12 June – WLDC intervened in Braintree District Council’s High Court appeal (a) against the interpretation of Class Q and (b) around the refusal to grant an injunction for RAF Wethersfield.

23 June – The Court of Appeal dismissed the injunction for RAF Wethersfield but supported WLDC’s request to allow full consideration of Class Q to be heard through the pending JR procedures.

12 & 13 July – The permission hearing for a JR was held at the High Court in London. Three JRs were considered (WLDC’s, plus two regarding RAF Wethersfield: one brought by BDC and one by local resident Gabriel Clarke-Holland).

14 July – The court announced that BDC had been given permission to progress to a full JR.

8 September – WLDC served a one-month temporary stop notice on the Home Office (pursuant to section 171E of the Town and Country Planning Act 1990), stating that there had been a breach of planning control relating specifically to the listed buildings and archaeology on the site. The temporary stop notice required the Home Office and all associated contractors to cease all works in respect of the listed buildings, all intrusive surveying works, ground works and the installation of fencing on the site. Significantly, this notice was issued BEFORE the JR at the High Court, set for 31 October & 1 November.

22 September – In a very significant move, WLDC’s planning officers served an enforcement notice and a stop notice on the Home Office, requiring ALL work to cease at RAF Scampton and for the Home Office to:

  • stop using the site as accommodation for asylum seekers
  • halt operational development works to the site, including the installation of Portakabins and ancillary works
  • cease all intrusive groundworks
  • restore the site to its original condition!

Nevertheless, despite the stop and enforcement notices, WLDC has received a number of reports (including videos) from local residents about construction works continuing at RAF Scampton.

31 October & 1 November – The JR hearing on planning grounds took place on 31 October and 1 November at the High Court in London (with RAF Wethersfield). According to Hamish Falconer, Labour’s MP candidate for Lincoln, even the governnment’s barrister admitted that Scampton will cost more than hotels per head.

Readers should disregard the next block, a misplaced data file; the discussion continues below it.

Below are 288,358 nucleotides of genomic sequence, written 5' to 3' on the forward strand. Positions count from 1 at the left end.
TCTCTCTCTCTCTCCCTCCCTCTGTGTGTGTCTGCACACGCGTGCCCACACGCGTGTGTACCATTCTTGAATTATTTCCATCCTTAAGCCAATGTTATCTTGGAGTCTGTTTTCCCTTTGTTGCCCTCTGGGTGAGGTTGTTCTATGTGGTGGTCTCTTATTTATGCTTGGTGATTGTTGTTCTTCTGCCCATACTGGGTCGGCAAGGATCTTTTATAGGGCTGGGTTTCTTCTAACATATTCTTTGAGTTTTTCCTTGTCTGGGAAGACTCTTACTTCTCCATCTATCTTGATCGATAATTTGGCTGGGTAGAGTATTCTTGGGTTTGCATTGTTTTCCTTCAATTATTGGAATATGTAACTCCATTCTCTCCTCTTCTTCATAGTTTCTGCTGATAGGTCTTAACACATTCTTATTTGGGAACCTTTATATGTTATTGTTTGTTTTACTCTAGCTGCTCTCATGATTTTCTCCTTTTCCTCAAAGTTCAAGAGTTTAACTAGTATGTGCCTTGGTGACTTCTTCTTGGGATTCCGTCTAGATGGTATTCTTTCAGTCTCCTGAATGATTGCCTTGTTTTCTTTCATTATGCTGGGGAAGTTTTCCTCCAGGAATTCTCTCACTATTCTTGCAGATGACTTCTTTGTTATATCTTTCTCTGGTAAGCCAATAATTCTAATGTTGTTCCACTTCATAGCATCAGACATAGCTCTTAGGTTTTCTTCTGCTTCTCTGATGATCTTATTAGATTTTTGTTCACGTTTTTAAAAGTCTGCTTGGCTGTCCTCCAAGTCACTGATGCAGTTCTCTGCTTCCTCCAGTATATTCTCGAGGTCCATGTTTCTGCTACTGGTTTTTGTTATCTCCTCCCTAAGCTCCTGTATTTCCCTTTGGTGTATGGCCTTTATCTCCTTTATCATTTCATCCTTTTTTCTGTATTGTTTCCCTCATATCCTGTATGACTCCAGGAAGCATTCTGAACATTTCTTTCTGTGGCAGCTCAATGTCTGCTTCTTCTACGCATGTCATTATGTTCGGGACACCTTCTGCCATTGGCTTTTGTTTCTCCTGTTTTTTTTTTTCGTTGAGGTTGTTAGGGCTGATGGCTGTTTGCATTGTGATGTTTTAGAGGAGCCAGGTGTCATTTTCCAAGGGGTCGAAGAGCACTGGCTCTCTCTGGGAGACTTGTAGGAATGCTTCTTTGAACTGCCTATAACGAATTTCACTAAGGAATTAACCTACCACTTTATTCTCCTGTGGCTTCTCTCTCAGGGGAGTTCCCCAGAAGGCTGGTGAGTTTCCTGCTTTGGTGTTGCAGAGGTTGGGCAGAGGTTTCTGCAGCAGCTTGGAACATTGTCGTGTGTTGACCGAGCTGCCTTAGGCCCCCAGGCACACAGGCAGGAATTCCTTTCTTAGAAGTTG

Bibby Stockholm barge, Portland, Dorset

On 4 April 2023, ITVx revealed that the Bibby Stockholm would to be used to contain asylum-seekers on a floating barge at Portland Port. Flush from the success of accommodating Ukrainian refugees on 2 cruise ships in Scotland, perhaps they thought it would be plain sailing. Also, the port is private land: the more private deals its strikes, the less the Home Office has to reveal through FOIs, claiming ‘commercial sensitivity’. And perhaps the Home Office hoped to avoid the planning permission debacle they had seen at Linton-on-Ouse. Ports are meant to berth barges, surely? And the Bibby Stockholm was built as a floating hotel? And surely you don’t need planning permission for stuff on water (to be contested in court!).

What could possibly go wrong?

  • Well, how about the strength of public opposition against this madcap scheme?
  • There was the domino effect of other ports around the country rushing to insist they would never take an asylum barge.
  • The 47-year-old barge needed a lot more repairs in dry dock than expected; entire sections of its hull were rotten and needed replacing. This caused a lengthy delay.
  • The Bibby Stockholm didn’t leave left dry dock until 7 July 2023, which is when the Home Office presumably took control of the vessel. Since then, asylum-seekers have only spent a total of 4.5 days on board, out of a total of 81 days which the taxpayer has been funding. The cost of the non-operational period has been £3.8 million to date (as of 26 September 2023).
  • On 11 July, One Life To Live proved that the barge would never be cheaper, per head/per night, than the equivalent cost of using hotels, thus destroying the entire strategy behind the barge.
  • On 31 July, One Life To Live published a briefing pointing out the significant fire risks on board the Bibby Stockholm. This featured on the front page of the Times and led to the Fire Brigades Union launching legal action against the Home Office.
  • As we all know, the ‘deadliest strain‘ of Legionella was discovered on board on 7 August, the very day the first asylum-seekers arrived.
  • Even when operational, only a maximum of 39 asylum-seekers were ever on board until the time of writing (26 September 2023).

Application for a judicial review: Home Office

To add to this catalogue of disasters, on 7 August (the day the first asylum-seekers arrived on the Bibby Stockholm, and perhaps the Home Office thought it had got away without having to face legal action over planning), local Portland resident Carralyn Parkes announced her application for a JR to challenge the use of the Bibby Stockholm, on planning grounds. Although acting in her personal capacity, Carralyn is also the mayor of Portland and is the councillor for the ward where the Bibby Stockholm in berthed.